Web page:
Justice in Haiti
In Haiti, if you have a problem, you don’t go to the police. Instead, you consult a voodoo priest. Communities mete out their punishment on criminals. Matters are solved with potions, threats, and fear. So why was Clairvius targeted?
It appears that Clairvius was not popular with his family. He was frequently the cause and focus of conflict, not only within his family but the village. He was seen as an irresponsible conman who only looked out for himself.
Clairvius had several children but refused to help pay for them or raise them. He looked after only one person and that was Clairvius. Whilst others in the village suffered hardships, by contrast, Clairvius was a wealthy man.
The final straw came when he refused to give his brother, a hardworking man with a family, his share of family land. It was because of this that Clairvius believed that his brother had enlisted the services of the bokor.
Haitian Zombie Potion
If you are not convinced of Clairvius’ zombie story, then I have a final piece of the puzzle that might convince you.
In the early 1980s, anthropologist Wade Davis investigated the case of the Haitian zombies and obtained samples of powders used to induce the zombie-state by the bokors.
He found that although the ingredients varied from each bokor, the main composition was the same.
Haitian Zombie powder:
- A mixture of ground and burned bones, other human remains
- Poison from a pufferfish
- Plant material that irritates the skin, allowing the poison entry into the body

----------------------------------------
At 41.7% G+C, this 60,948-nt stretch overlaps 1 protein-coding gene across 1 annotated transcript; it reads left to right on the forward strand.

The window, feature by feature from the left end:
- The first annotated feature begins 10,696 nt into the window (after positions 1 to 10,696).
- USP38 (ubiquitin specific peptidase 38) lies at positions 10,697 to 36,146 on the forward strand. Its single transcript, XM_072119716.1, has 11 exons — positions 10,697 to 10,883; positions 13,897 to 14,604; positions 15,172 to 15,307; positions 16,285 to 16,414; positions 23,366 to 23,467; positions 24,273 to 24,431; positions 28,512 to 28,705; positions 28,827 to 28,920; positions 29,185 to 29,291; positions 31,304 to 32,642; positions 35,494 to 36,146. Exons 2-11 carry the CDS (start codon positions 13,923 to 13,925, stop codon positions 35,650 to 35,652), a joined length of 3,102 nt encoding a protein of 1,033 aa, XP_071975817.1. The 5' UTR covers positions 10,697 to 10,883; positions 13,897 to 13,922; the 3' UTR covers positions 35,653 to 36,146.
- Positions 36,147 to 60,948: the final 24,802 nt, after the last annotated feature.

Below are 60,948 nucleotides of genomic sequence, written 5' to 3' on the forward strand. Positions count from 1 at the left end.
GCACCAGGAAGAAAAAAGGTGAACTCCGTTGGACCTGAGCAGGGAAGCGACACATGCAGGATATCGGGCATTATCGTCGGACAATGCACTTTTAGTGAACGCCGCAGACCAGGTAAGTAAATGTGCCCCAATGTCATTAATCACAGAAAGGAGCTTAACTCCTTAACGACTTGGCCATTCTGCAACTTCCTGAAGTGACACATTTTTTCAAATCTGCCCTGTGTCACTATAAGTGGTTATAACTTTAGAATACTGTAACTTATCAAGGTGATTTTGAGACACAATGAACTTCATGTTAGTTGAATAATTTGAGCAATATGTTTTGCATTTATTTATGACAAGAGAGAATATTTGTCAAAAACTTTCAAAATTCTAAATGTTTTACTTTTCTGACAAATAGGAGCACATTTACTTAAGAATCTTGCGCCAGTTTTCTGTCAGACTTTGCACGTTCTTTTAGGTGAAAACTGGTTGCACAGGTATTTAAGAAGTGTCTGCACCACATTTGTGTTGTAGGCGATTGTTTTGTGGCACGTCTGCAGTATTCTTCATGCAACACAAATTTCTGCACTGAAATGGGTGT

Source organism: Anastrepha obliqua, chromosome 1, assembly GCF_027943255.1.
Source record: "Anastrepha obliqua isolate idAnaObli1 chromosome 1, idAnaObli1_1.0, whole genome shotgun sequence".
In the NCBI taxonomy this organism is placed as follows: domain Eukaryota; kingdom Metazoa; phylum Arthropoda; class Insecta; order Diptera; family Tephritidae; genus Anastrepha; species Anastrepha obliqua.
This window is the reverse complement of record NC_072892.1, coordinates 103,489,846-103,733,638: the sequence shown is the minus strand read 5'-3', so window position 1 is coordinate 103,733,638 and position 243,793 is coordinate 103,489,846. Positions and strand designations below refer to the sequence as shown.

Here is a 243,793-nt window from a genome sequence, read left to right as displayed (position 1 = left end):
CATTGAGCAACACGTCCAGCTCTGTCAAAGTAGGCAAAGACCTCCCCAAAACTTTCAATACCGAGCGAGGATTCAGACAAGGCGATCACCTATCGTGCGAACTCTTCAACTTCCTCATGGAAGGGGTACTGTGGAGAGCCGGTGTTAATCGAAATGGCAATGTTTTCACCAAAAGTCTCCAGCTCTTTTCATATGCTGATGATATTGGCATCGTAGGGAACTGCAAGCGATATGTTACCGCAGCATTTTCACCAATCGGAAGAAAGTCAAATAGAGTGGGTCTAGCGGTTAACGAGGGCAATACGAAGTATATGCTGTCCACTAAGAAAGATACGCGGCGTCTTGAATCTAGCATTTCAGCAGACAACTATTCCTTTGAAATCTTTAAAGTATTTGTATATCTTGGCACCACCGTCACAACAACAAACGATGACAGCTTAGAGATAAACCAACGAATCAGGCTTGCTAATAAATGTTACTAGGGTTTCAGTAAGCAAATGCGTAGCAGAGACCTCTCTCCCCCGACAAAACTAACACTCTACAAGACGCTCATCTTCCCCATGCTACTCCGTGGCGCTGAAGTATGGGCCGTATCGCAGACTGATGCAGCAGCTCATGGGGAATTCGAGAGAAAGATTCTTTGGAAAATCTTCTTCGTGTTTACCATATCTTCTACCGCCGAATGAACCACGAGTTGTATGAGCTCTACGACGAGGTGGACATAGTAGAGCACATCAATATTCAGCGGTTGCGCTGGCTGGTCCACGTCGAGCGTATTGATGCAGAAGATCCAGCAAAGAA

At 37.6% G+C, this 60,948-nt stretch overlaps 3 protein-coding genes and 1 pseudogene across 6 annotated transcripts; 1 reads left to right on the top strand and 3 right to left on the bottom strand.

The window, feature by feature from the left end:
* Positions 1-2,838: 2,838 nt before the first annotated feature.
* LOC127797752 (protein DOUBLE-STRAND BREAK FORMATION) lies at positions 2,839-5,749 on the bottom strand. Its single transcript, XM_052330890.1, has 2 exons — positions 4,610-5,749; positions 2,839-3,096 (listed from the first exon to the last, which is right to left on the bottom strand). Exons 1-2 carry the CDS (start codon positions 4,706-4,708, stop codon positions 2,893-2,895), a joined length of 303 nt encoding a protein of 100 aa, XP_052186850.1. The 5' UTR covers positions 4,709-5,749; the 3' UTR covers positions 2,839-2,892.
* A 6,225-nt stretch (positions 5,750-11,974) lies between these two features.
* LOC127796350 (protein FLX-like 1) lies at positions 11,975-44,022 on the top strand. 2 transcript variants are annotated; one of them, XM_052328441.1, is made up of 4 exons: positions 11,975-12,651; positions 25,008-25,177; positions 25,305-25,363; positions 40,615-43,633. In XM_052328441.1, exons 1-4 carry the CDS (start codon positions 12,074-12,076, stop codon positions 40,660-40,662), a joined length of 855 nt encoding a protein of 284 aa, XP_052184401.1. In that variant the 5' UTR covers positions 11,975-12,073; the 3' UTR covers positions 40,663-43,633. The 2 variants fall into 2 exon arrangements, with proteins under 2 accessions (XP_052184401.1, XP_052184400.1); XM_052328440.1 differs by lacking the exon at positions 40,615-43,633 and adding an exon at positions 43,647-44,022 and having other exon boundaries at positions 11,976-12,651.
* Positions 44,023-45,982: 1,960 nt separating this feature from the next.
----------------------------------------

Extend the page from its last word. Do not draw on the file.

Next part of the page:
In Japan, the flesh from a pufferfish is regarded as a delicacy and known as fugu. The fish has to be prepared by a skilled chef as just the right amount of poison must be removed for it to be safe to eat. However, when a small amount is left, the diner experiences tingling in the lips and the body and a sense of euphoria whilst eating.
Of course, it is an extremely delicate balance, and diners have died when the chef has misjudged the ratio. The interesting side note to the discovery of fugu poison is that some of the poison victims had very similar symptoms to Clairvius. They were unable to move or speak and were pronounced dead but regained consciousness days later.
Fugu poison is known the world over. But because of Haiti’s gruesome history and cultural affiliations with voodoo practices, it was assumed a mystical and sinister quality.
That being said, there can be nothing more terrifying than being a zombie, trapped in your own body.
- 11 Mind-Boggling Questions That Will Make You Think - October 23, 2021
- 19 Signs of a Narcissistic Grandmother Who Ruins Your Children’s Lives - October 19, 2021
- 38 Things Narcissists Say to Trap You and Drive You Crazy - October 8, 2021
Copyright © 2012-2021 Learning Mind. All rights reserved. For permission to reprint, contact us.